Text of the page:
Well, now that I have everyone’s attention…
Before CrossFit, I loved to read the health and fitness magazines and find the latest and greatest to flatten my abs and “tighten” everything up. As a college student, I couldn’t get enough of the dorm room workouts I would read about. All the girls in the magazines had nice decent abs and tight, skinny bodies. Since starting CrossFit, I obviously strayed away from that kind of reading as I found the advice less useful and some of it flat out unsafe.
This week, however, I was in the check out line at Sprouts and who do I see on the cover of Oxygen magazine? Camille Leblanc-Bazinet, easily one of the hottest women in CrossFit and one of this year’s true contenders for the title of “Fittest Woman on Earth.” So naturally I picked it up and started flipping through the pages. I saw some pretty decent looking paleo summer recipes and flipped through one page to hear from Nick from over my shoulder, “dang that girl is jacked!” He was right, she was! I couldn’t believe how many strong looking women were featured in the magazine. Naturally I was curious to see if main stream fitness magazines might actually be catching on to the whole “strong is the new skinny” mantra, and purchased the magazine.
Like any magazine, there were a ton of ads, and in this case they were featuring different protein and performance powders/bars, etc. At least the ads featured women with strong arms and strong thighs. The nutrition section was titled “Primal Instincts” and featured the paleo diet. The summer grilling recipes included bacon wrapped crimini mushrooms, kale salad, spicy bison burgers and citrus and maple salmon. There were a few suggested meals that were not so paleo friendly, but I was glad to see it was mentioned. The at home workout involved a 35 lbs plate, incorporated multiple muscle groups with each movement, and gave correct tips for stabilizing the core, engaging the glutes and hamstrings and keeping your weight in your heels. The next set of tips for a strong body suggested moving away from the isolated movements to strengthen your core, and instead suggested weight training and fully body exercises. One of the training exercises did still talk about the fear that “your thighs will grow in size,” but at least the exercises involved some weight training.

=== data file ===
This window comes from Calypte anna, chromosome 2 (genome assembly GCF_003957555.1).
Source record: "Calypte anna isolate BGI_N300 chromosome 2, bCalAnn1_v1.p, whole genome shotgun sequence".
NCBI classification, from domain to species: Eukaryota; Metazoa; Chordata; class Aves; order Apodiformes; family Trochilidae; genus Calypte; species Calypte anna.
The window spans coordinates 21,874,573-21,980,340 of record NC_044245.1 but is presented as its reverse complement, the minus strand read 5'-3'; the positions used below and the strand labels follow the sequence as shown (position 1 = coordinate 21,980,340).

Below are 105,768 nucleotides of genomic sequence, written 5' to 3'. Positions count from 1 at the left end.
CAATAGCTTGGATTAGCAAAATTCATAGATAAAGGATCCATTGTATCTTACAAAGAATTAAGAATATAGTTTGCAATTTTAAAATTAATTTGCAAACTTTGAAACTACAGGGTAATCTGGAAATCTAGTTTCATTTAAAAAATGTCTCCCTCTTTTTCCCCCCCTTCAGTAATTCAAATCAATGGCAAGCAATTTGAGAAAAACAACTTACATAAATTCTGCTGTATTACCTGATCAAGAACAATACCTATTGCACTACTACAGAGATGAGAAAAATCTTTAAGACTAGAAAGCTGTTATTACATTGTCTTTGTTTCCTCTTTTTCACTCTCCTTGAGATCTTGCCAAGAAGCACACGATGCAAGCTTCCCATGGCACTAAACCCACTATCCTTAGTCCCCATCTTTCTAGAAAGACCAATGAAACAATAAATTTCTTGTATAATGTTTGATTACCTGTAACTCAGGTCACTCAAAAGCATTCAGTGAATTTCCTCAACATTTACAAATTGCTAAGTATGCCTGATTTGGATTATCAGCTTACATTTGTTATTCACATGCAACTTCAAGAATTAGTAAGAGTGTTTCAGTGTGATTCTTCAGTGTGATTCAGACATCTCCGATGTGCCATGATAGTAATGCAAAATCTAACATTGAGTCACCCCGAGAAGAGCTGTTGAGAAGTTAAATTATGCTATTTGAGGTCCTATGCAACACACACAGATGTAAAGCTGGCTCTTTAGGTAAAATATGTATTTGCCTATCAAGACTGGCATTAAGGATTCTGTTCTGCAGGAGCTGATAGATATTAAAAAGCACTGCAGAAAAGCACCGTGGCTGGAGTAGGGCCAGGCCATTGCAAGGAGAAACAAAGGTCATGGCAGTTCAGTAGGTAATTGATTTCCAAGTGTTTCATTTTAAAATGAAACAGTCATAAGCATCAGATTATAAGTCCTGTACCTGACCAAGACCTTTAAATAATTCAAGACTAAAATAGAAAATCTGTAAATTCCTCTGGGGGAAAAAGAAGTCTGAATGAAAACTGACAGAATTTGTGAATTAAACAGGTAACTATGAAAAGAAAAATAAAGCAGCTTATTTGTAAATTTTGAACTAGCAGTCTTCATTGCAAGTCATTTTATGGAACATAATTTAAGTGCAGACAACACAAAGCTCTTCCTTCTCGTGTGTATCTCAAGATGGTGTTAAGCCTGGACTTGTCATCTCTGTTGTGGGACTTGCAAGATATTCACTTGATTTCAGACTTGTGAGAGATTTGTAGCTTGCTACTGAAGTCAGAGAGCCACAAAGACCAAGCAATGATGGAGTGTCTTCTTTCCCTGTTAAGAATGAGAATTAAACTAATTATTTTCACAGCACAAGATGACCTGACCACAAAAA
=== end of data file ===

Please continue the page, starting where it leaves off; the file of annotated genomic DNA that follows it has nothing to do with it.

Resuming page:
There was also a great piece on obstacle races and tips for training for mud runs, without having the obstacles available to train on, on a regular basis. My favorite was the feature piece on Camille Leblanc-Bazinet. She talked about her favorite and least favorite CrossFit movements, her fitness background and gave some tips for completing some of her favorite movements. I think she became my new favorite CrossFit Games athlete when I read that a midst all of her CF training, she’s also a chemical engineering student!
The bottom line is, while the industry as a whole hasn’t completely converted, it’s great to see a women’s fitness magazine full of weight training tips, strong women, and a feature on a beautiful, smart and strong athlete like Camille. I know I’ve been on this “strong and inspirational” women kick in my posts, but it makes me happy to think that maybe some teenage girl walked through the check out line, saw the same magazine and thought, wow, I want to look like her, instead of the anorexic celebrity on the next magazine. I’m not saying go out and buy the latest fitness magazine, but it’s encouraging to see a change in the image of “fit” available to the masses. Have any of you inspired a change in those around you with your new eating and exercising habits?